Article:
All the mills have had many different names, usually taken from those of their owners or occupiers. A mill owned by three generations of the Freeman family was known as Freeman's mill in 1572. (fn. 358) There were two mills on the dean and chapter of Winchester's manor in 1649. One, occupied by Richard Franklyn, was a grist-mill with 11½ a. attached. The other, described as an overshot gristmill, was occupied by Richard Sadler with 38 a. (fn. 359) Sadler had been accused in 1647 of raising the level of the water passing through his mill to the detriment of the mill above his on the stream. (fn. 360)
In the later 18th century and the earlier 19th the Seymour family worked the mill in Perry's Lane later called King's mill. (fn. 361) It was equipped with a steam-engine in 1860, but soon afterwards ceased working. (fn. 362) In 1977 the mill, of brick with a tiled roof and bearing a date-stone 'J.S. 1771', was occupied as a private house. Considerable 19th-century alterations are evident. In 1820 Thomas Fielden Woodham was milling at the mill later called Woodham's on the east side of Bakers Road. He was succeeded in 1829 by Philip Pavey, and Pavey in 1845 by John Edwards. (fn. 363) Woodham's, in 1977 a brick and rubble building of the 19th century, was the largest mill in the parish. When offered for sale in 1864 it was a three-storey flour-mill with three pairs of stones driven by a steam-engine. It also had an overshot water-wheel and stones for bone and seed milling. (fn. 364) Soon after 1864, however, it ceased working as a mill. It was converted into a private house in 1967. (fn. 365) Detached and to the east is a substantial early-19thcentury mill-house. Between 1816 and 1845 Thomas Bedford and his son Thomas worked a mill in Overtown dell at the foot of Coombe bottom. (fn. 366) Called Bedford's mill, it was bought in 1866 by the Swindon Water Company as the site of a reservoir. (fn. 367) At the same time the company purchased the water rights of King's and Woodham's mills and of a mill, sometimes called Green's, south of Green's Lane, which were all deprived of a sufficient volume of water by the damming of the stream for the reservoir. (fn. 368) North of King's mill and lower on the stream were two more mills. One near Coventry Farm was converted to steam in 1854, and another north of that has sometimes been called Lower mill. Both ceased working in the later 19th century. Coventry mill was demolished in 1940. (fn. 369)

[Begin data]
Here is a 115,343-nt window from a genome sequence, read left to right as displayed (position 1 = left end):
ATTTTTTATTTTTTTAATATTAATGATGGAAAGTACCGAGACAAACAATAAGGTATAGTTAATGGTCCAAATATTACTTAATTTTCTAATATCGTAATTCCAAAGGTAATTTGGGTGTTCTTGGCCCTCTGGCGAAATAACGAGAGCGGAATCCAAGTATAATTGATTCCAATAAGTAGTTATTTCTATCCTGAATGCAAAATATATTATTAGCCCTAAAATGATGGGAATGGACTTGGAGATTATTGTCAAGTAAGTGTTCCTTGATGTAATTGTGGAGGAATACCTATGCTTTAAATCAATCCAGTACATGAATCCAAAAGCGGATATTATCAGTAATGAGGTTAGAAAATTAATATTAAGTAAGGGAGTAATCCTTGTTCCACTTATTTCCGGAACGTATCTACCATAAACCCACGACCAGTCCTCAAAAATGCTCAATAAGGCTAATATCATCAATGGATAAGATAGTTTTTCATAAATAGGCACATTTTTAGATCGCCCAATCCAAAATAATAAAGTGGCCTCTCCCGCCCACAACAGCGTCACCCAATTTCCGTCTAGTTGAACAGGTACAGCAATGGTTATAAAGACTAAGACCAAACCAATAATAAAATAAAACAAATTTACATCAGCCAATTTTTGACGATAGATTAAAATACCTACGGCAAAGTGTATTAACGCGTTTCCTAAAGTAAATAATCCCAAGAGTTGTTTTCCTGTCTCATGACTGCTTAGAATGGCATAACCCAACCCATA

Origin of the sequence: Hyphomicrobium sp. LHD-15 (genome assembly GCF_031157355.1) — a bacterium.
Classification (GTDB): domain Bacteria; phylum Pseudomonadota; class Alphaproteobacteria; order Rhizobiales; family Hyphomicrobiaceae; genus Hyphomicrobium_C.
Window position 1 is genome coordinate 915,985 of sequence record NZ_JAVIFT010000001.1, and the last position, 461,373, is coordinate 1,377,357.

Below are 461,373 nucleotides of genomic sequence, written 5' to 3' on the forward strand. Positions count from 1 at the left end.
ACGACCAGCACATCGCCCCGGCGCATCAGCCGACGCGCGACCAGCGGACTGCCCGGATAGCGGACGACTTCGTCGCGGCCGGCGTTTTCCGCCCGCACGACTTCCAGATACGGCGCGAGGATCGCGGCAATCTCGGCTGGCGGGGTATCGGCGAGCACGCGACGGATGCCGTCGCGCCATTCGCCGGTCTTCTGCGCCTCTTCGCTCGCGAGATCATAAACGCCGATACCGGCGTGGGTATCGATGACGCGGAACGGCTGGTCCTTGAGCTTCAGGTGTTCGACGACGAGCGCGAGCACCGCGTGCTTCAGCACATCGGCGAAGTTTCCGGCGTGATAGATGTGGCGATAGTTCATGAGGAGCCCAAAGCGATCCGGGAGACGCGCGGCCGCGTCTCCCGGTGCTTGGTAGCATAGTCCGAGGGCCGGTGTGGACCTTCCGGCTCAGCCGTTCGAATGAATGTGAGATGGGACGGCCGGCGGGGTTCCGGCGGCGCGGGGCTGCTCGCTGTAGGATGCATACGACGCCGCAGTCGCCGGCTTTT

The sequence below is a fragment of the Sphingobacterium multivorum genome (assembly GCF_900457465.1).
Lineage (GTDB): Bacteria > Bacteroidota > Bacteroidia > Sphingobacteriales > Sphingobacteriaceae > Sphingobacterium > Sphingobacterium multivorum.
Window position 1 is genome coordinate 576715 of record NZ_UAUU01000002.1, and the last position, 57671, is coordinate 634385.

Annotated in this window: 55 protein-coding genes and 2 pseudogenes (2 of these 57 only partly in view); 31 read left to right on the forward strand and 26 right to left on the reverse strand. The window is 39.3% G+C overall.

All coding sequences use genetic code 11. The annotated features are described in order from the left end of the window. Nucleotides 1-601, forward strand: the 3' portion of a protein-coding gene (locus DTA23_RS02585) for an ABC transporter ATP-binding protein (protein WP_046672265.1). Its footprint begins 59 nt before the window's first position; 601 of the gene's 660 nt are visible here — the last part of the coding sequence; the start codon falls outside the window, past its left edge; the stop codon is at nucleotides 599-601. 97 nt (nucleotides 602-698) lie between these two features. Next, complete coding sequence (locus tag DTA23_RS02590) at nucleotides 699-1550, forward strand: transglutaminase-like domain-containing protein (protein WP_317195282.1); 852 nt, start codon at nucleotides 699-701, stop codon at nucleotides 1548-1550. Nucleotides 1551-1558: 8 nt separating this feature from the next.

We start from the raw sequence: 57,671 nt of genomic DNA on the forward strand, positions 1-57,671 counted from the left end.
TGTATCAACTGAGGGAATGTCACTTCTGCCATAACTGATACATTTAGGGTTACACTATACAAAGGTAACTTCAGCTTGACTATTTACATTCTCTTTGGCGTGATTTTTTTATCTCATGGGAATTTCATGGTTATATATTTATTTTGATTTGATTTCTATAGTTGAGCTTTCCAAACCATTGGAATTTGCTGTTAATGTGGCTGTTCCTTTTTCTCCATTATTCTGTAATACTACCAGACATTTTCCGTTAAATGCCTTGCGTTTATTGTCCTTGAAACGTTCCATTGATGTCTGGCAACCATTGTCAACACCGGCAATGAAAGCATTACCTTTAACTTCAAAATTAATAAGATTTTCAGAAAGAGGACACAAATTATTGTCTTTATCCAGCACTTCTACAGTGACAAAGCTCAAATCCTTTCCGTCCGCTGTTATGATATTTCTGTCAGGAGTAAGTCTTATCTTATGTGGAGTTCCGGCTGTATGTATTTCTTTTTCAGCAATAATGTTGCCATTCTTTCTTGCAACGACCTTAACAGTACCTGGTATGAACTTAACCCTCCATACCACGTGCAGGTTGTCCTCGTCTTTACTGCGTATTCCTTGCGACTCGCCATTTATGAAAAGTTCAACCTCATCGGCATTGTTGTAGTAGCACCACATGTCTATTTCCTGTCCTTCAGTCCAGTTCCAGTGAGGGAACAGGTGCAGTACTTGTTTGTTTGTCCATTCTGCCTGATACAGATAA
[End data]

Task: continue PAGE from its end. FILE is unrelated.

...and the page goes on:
The mill in Westlecott was leased with its tolls by Thomas Goddard (d. 1704) to a Swindon baker in 1687. (fn. 370) In 1791 a mill, perhaps the same one, then recently occupied by George Wayte and called Wayte's mill, was let by Ambrose Goddard (d. 1815) to Henry Cook, a Swindon carpenter and millwright. (fn. 371) Like the other mills it ceased working in the later 19th century.
There was a windmill on Elcombe manor in 1287 and it was still there in 1348. (fn. 372) It may have stood for much longer, but it has not been traced.
Records of the courts of Wroughton manor survive from the later 13th century to the 18th. (fn. 373) By the later 13th century the prior of St. Swithun's had withdrawn his suit from Blackgrove hundred court and thereafter Wroughton tithing was transferred to his hundred of Elstub, while the other four tithings, Elcombe, Overtown, Salthrop, and Westlecott, remained in Blackgrove (later Kingsbridge hundred). (fn. 374) From c. 1274 the prior had full franchisal jurisdiction within Wroughton tithing, and the manor courts, which were held twice a year, were also called views of frankpledge and courts leet. From the mid 15th century to the mid 16th separate presentments were made by the hayward, an ale-taster, and the chief tithingman. The hayward and ale-taster presented faults relevant to their spheres of authority. Among offences brought before the court by the chief tithingman were overcharging by butchers or sellers of fish, and the imposing of excessive tolls by millers. (fn. 375) At later courts business came to be almost entirely confined to copyhold and agrarian matters. (fn. 376)
Sir John Lovel (d. 1287) claimed full franchisal jurisdiction for Elcombe, basing his claim upon the overlordship of the honor of Leicester. (fn. 377) Elcombe may thereafter have been withdrawn from the hundred court, and the tithing was not present at the tourns held for Kingsbridge hundred in 1439, 1502, and 1511. (fn. 378) Manor court rolls survive for Elcombe and its members from the 16th century to the 18th. (fn. 379) The court was given various names, but was usually called a view of frankpledge and court baron. Occasionally the two were held separately. From the 17th century the chief business of the court was the appointment of officers, including a constable, two tithingmen, and two surveyors of the wastes and fields. The court dealt with such matters as the relegation of sheep to certain fields and the ringing of pigs. In the 18th century the obligation to serve as tithingmen was attached to certain farms.